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Bill Gates says AI could allow humans to work three days a week

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The rapid advancement of artificial intelligence could allow humans to reduce their workweek to just three days, since “machines can produce all the food and stuff,” according to Bill Gates.

“If you eventually get to a society where you only have to work three days a week, that’s probably fine,” Gates told Trevor Noah. “Now what?” podcast on Tuesday.

Gates predicted that there may come a day when people “don’t have to work so hard” just to make ends meet.

His comments were reported by Business Insider.

In March, Gates wrote that the arrival of AI could have as big an impact on society as mobile phones and the Internet.

“It will change the way people work, learn, travel, get healthcare, and communicate with each other,” Gates he wrote in a blog post.

“Entire industries will reorient themselves around this. Companies will distinguish themselves by how well they use it.”

Last month, JPMorgan Chase CEO Jamie Dimon predicted that AI would allow people to work as few as three and a half days a week.

Bill Gates predicted that there may come a day when people “don’t have to work so hard” just to make ends meet.
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“Their children will live to be 100 and will be cancer-free thanks to technology and will probably work three and a half days a week,” the banking executive told Bloomberg.

Goldman Sachs analysts have predicted that generative AI could end up costing 300 million people their jobs.

But Dimon believes the fear of AI is unfounded.

“People have to take a deep breath, okay?” Dimon added when asked about the prospect of massive job losses.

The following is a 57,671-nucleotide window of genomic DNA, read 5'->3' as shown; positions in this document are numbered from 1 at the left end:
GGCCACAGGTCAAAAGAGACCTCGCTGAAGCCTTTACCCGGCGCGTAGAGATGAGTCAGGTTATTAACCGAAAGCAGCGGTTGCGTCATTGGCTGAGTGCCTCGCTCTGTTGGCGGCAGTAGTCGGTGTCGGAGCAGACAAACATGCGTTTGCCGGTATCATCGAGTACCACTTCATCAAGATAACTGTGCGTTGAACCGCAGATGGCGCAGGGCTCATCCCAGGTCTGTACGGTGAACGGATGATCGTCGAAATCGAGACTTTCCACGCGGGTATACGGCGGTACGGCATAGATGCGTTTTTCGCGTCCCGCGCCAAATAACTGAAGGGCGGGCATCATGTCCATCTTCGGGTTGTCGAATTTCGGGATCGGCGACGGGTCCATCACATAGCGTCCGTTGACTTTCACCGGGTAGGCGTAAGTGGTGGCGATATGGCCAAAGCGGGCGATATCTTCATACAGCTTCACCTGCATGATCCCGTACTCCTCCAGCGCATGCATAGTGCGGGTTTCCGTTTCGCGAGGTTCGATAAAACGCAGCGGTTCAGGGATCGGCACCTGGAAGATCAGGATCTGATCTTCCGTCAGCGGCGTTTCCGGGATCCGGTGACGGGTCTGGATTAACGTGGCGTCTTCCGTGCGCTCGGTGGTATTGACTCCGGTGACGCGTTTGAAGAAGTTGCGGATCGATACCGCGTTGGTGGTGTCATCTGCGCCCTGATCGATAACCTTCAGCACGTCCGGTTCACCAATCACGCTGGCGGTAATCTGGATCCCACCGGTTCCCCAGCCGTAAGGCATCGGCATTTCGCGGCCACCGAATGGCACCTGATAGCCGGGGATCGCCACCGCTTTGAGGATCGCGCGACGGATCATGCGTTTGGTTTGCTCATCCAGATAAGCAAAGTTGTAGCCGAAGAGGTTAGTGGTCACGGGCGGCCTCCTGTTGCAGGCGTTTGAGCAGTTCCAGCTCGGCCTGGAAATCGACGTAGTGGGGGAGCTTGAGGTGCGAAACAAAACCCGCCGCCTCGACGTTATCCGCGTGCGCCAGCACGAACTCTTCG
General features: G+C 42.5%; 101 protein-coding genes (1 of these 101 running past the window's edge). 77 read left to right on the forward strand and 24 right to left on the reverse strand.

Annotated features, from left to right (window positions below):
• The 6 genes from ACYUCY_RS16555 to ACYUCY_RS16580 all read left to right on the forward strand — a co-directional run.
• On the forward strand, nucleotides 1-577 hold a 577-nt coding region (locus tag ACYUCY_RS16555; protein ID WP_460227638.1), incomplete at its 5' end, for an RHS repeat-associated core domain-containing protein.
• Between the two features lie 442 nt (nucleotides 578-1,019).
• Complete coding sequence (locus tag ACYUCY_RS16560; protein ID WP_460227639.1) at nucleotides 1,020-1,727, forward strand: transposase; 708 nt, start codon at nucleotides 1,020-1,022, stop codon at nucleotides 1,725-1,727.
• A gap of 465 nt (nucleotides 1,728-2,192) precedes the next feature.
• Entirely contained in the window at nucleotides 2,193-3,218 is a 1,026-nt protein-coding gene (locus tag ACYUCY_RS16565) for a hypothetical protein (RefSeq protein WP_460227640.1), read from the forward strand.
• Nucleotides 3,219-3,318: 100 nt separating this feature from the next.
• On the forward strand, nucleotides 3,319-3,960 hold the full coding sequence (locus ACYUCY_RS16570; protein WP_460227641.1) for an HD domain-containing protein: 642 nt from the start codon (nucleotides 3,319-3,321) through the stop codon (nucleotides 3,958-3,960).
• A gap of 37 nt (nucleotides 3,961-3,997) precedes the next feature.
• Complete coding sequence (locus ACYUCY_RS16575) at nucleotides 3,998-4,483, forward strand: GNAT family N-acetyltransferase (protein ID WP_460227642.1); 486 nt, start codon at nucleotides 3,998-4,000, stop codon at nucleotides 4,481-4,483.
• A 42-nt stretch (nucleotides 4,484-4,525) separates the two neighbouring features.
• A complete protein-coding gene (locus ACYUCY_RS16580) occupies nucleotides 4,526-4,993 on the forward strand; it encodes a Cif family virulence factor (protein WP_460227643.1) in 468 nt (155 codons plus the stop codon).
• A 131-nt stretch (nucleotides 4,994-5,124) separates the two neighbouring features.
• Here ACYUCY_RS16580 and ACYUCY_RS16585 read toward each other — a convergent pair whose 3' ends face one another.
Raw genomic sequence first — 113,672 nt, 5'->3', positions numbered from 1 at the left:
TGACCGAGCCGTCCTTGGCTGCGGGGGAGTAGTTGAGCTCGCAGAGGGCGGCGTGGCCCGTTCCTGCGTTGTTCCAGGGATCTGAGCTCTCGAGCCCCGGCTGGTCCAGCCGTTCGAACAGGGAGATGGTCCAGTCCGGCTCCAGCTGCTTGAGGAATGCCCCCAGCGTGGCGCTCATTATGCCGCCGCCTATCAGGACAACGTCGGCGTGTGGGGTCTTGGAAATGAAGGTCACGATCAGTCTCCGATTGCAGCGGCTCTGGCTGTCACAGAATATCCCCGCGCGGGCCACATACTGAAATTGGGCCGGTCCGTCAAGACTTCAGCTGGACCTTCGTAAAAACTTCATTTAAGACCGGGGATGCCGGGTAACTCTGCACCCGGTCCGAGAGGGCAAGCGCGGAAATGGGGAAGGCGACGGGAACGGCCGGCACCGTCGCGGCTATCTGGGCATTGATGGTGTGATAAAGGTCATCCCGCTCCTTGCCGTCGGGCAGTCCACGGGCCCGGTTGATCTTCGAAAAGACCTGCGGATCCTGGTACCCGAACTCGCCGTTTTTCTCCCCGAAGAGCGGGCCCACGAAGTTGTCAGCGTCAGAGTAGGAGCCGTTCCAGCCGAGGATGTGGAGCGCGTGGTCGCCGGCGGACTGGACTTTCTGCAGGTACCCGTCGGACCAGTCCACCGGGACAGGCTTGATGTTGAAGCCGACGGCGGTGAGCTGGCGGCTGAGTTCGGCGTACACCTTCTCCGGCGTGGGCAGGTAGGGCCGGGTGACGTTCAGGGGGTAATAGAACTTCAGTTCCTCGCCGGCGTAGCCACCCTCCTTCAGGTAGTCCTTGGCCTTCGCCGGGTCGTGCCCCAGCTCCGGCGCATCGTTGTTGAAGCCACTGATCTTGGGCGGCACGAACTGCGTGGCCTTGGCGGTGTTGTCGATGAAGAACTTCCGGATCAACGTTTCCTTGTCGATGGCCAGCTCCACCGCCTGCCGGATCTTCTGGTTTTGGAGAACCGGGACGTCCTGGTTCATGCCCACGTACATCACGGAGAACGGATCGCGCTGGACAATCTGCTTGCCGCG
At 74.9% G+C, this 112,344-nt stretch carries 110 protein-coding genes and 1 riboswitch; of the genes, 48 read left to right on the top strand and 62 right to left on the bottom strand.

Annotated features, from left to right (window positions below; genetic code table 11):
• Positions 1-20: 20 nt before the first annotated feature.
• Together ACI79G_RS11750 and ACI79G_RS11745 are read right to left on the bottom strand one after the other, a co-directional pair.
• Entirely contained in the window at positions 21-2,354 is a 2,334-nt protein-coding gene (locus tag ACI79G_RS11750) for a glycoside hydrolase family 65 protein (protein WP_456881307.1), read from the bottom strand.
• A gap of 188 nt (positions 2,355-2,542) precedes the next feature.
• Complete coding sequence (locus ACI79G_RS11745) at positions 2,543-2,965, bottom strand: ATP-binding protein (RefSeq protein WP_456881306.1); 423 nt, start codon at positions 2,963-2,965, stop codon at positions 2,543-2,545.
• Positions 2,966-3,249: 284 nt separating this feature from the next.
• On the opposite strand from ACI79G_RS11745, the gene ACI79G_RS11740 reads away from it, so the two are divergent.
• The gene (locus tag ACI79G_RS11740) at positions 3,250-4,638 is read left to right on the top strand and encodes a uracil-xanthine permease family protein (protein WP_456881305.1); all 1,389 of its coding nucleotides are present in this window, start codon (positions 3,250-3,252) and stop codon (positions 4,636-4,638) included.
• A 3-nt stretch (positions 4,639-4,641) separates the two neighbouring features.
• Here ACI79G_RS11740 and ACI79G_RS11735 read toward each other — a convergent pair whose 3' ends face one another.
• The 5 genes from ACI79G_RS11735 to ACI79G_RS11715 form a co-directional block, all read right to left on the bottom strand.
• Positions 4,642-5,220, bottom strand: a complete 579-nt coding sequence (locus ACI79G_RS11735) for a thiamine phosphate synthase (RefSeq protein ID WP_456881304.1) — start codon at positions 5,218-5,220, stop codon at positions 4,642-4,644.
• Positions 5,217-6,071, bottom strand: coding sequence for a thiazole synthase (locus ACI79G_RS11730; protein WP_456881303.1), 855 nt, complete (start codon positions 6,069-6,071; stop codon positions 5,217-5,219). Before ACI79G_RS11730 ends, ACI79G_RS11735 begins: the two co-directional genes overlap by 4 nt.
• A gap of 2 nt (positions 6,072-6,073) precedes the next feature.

“Technology has always replaced jobs,” the chief banker said. “[T]Technology has done incredible things for humanity.”

“But planes crash, farmers’ shoes get worn badly… there are negative things,” he said.

Gates has previously touted OpenAI as one of the Silicon Valley companies at the forefront of AI research.

Gates has compared the rapid advancement of AI to the advent of mobile phones and the Internet.
REUTERS

The company was thrown into turmoil after its board of directors fired CEO Sam Altman, only for the company to bring him back five days later following backlash from investors and employees who threatened to quit en masse.

Before Altman’s ouster, several researchers sent the board a letter warning of a powerful AI discovery that they said could threaten humanity.

The previously unreported letter and AI algorithm were a catalyst that caused the board to oust Altman, the poster child for generative AI, sources told Reuters.

According to one of the sources, longtime executive Mira Murati mentioned the project, called Q*, to employees on Wednesday and said a letter was sent to the board ahead of this weekend’s events.

The ChatGPT maker had made advances in Q* (pronounced Q-Star), which some internally believe could be a breakthrough in the startup’s pursuit of superintelligence, also known as artificial general intelligence (AGI), one of the people said. to Reuters.

Gates has previously touted OpenAI as one of the Silicon Valley companies at the forefront of AI research. OpenAI CEO Sam Altman is seen above.
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OpenAI defines AGI as AI systems that are smarter than humans.

Thanks to enormous computing resources, the new model was able to solve certain mathematical problems, the person said on condition of anonymity because they were not authorized to speak on behalf of the company.

Although they only performed math at the level of elementary school students, passing those tests made the researchers very optimistic about Q*’s future success, the source said.

With pole cables

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